Ask Ken, 03/10/2004

People always say to get better I need to play with people that are better than me. The thing is no one wants to play with bad players, so how do I get them to play with me?

Welcome back to yet another edition of Ask Ken. Thanks for tuning in every day to get the very best my brain has to offer. In a couple of years, Martha Stewart can tell you the best way to dress your prison life partner, but in the meantime, listen to me ramble about some Reader Mail! Hey!

Today’s letter comes to us from Matt Gunn. Matt writes:

People always say to get better I need to play with people that are

better than me. The thing is no one wants to play with bad players, so how do I get them to play with me?


Well Nirien, or Matt, or whatever you call yourself these days, you present an interesting problem here. There are two reasons pros don’t like to play with non-pros. First is laziness. Many pros don’t care much for casual play, and some don’t even practice before Pro-Tours. You will never get these players to play against you. They are a lost cause and a general drain on the community. Just kick them in the shins and be done with them.

The second, and more understandable reason is that Pros, while very good at Magic, are not perfect. They also need to improve their game. The only way they will accomplish this is by playing against players around their level. A good way to get in a game or two with the Pros is to go to your local PTQs, and when you see them milling around, ask for a game. Most players who are qualified and still show up at PTQs would be happy to oblige you.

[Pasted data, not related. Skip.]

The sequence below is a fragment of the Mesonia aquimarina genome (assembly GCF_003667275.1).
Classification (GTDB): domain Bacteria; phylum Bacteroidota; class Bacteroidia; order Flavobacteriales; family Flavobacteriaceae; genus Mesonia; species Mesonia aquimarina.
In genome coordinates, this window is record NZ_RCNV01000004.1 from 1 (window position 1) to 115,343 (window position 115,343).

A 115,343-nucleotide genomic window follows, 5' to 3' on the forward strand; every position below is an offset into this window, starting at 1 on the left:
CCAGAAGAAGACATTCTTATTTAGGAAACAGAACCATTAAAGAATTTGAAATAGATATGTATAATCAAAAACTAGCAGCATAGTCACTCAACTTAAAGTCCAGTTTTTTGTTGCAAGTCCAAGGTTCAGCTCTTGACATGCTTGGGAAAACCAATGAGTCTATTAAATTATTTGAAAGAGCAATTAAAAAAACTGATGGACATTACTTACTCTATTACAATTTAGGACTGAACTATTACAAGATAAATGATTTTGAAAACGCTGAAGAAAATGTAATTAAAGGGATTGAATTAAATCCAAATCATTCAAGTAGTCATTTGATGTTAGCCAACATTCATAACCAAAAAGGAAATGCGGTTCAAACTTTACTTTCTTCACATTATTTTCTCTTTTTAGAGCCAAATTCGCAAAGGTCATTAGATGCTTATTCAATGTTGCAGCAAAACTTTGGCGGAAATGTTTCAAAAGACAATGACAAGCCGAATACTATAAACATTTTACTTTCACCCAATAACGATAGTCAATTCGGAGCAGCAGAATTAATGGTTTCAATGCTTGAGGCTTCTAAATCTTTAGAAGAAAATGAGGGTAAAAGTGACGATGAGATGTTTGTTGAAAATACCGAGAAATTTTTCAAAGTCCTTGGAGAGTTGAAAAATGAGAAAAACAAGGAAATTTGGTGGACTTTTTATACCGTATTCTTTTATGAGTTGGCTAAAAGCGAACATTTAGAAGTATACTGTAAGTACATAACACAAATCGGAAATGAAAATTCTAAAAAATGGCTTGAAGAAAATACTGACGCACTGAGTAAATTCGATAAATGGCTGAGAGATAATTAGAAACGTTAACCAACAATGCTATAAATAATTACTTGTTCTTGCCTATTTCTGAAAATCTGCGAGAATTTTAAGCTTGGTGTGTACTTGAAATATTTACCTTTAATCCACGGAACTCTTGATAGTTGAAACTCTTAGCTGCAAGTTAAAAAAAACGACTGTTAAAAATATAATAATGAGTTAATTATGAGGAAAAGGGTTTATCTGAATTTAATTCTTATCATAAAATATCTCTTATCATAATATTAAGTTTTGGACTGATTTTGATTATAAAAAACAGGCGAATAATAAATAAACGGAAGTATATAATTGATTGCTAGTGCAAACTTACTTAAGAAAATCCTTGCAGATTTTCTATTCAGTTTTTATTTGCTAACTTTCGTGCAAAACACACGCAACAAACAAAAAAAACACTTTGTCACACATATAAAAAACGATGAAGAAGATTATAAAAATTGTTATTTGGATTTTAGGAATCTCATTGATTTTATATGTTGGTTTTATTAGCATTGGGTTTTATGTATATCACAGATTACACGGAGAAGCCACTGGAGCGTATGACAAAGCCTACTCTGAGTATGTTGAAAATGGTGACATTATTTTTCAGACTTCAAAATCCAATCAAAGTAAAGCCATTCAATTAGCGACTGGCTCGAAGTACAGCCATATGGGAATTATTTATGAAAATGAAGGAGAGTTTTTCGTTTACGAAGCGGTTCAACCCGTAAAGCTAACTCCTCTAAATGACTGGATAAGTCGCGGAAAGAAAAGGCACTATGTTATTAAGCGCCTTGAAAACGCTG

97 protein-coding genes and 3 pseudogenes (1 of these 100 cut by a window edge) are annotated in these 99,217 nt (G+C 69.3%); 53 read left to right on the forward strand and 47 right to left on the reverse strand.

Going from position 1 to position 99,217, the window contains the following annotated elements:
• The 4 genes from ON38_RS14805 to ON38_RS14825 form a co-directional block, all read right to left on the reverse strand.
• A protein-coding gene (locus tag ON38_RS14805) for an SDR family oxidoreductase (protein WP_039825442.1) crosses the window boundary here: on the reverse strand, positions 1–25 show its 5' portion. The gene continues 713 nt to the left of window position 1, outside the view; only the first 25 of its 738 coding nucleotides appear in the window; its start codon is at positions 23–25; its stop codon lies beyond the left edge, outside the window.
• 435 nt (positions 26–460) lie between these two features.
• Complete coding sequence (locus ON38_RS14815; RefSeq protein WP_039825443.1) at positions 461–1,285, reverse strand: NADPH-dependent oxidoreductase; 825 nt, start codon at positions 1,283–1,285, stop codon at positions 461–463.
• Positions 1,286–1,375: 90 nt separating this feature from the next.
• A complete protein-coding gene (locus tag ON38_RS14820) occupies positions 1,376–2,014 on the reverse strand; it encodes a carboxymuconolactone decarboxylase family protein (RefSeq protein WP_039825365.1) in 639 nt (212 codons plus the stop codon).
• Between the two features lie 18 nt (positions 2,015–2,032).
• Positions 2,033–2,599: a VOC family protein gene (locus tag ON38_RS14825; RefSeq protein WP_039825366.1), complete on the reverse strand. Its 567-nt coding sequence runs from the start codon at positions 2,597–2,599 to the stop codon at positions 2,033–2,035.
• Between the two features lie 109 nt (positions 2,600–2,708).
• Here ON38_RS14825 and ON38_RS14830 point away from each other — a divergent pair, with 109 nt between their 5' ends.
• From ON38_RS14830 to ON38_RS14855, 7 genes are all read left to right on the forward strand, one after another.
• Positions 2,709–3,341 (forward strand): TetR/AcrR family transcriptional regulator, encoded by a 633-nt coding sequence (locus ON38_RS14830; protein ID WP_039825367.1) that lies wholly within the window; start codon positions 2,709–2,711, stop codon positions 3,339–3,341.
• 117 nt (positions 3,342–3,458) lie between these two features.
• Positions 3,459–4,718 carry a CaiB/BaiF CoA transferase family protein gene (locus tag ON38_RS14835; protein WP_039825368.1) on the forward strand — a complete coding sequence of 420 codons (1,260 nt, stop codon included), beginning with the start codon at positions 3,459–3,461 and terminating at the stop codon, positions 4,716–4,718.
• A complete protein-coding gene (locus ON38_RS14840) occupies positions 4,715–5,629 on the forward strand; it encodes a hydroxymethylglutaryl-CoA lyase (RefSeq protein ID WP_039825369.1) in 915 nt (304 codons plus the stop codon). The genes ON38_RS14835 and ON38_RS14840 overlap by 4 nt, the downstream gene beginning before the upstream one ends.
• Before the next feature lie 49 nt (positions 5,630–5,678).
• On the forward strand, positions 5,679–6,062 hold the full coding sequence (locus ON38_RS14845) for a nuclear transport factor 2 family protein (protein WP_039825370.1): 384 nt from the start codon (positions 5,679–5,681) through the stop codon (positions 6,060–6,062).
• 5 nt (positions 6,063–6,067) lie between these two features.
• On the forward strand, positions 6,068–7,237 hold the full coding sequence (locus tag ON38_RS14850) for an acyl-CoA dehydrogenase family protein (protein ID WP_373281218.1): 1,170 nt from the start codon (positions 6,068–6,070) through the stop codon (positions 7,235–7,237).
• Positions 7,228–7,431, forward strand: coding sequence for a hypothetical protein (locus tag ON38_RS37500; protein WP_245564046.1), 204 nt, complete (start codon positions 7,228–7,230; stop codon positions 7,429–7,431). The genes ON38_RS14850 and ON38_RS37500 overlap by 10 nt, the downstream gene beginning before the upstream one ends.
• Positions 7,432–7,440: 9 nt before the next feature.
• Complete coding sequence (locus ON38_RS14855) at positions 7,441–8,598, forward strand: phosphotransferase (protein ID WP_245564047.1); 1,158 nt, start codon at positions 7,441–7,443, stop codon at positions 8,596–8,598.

If you want to get into a regular testing group with Pros, then that is much tougher. You need to prove yourself. Gone are the days where you can just follow them around, lending them cards, being really nice and doing them favors to get them to accept you… unless your name is Josh Ravitz.



That’s all I have for today. Tune in tomorrow when I dish some dirt about some PT players. G’night everybody!


Wow has another day gone by already? You have to be kidding me! Well we here at Ask Ken are going to do our best to ensure you get the very best answers to your questions day in and day out. We love to hear from you and our crack team of me is here to deliver you the very best in advice, answers, and dirt.

One thing I haven’t delved into too much here is Constructed. But I sure do want to. So with that in mind it’s time for a little Reader Mail! Hey!

Today’s letter comes to us from Michael Benedetti. Mike writes:


Ah muppets. Beautiful. Just beautiful. Thanks for the laugh. I read and enjoy every day.

Now to my question…

I am a card player going on nine years (of playing Magic, not age). I think I have a fairly decent grasp of the game and I can win a few drafts here and there but why oh why do my constructed ideas fail? I have a great idea for a deck for Type Two or Block Constructed. I work on it in my basement laboratory for days. After much churning and bubbling and a few rounds of animal testing I actually test it against a”good” (read internet) decklist and *poof* my deck is trounced horribly. Are there only a finite number of good decks and do the pros think of all of them? Are my good ideas actually terrible because I am a very very bad person? Is netdecking the only way to be competitive in a tournament? Gosh, what’s a guy to do? Help me Obi-Ken Kenobi, you’re my only hope!


Thanks for the compliments Mike, I sure do appreciate it, and as the reference to yesterday’s column shows, the more you suck up, the quicker your question will be answered! [Oh dear, did we really want to set this precedent? – Knut, afraid]